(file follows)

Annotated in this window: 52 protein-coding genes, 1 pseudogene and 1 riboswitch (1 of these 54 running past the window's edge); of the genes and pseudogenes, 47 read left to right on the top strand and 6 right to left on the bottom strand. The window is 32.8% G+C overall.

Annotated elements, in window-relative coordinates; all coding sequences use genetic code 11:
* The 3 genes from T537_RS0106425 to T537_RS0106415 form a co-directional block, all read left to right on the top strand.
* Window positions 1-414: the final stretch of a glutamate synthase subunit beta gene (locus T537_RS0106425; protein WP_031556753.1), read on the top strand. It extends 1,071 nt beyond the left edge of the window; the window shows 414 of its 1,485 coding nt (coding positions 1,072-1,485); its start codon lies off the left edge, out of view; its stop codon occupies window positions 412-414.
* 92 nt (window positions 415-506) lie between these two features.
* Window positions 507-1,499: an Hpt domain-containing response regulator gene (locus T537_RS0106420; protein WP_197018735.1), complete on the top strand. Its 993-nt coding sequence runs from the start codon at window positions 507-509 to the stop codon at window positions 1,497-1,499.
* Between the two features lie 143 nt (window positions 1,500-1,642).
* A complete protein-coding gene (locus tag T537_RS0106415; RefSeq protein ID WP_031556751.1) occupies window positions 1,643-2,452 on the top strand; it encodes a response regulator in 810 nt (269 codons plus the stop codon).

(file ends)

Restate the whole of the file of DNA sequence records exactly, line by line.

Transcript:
Annotated in this window: 52 protein-coding genes, 1 pseudogene and 1 riboswitch (1 of these 54 running past the window's edge); of the genes and pseudogenes, 47 read left to right on the top strand and 6 right to left on the bottom strand. The window is 32.8% G+C overall.

Annotated elements, in window-relative coordinates; all coding sequences use genetic code 11:
* The 3 genes from T537_RS0106425 to T537_RS0106415 form a co-directional block, all read left to right on the top strand.
* Window positions 1-414: the final stretch of a glutamate synthase subunit beta gene (locus T537_RS0106425; protein WP_031556753.1), read on the top strand. It extends 1,071 nt beyond the left edge of the window; the window shows 414 of its 1,485 coding nt (coding positions 1,072-1,485); its start codon lies off the left edge, out of view; its stop codon occupies window positions 412-414.
* 92 nt (window positions 415-506) lie between these two features.
* Window positions 507-1,499: an Hpt domain-containing response regulator gene (locus T537_RS0106420; protein WP_197018735.1), complete on the top strand. Its 993-nt coding sequence runs from the start codon at window positions 507-509 to the stop codon at window positions 1,497-1,499.
* Between the two features lie 143 nt (window positions 1,500-1,642).
* A complete protein-coding gene (locus tag T537_RS0106415; RefSeq protein ID WP_031556751.1) occupies window positions 1,643-2,452 on the top strand; it encodes a response regulator in 810 nt (269 codons plus the stop codon).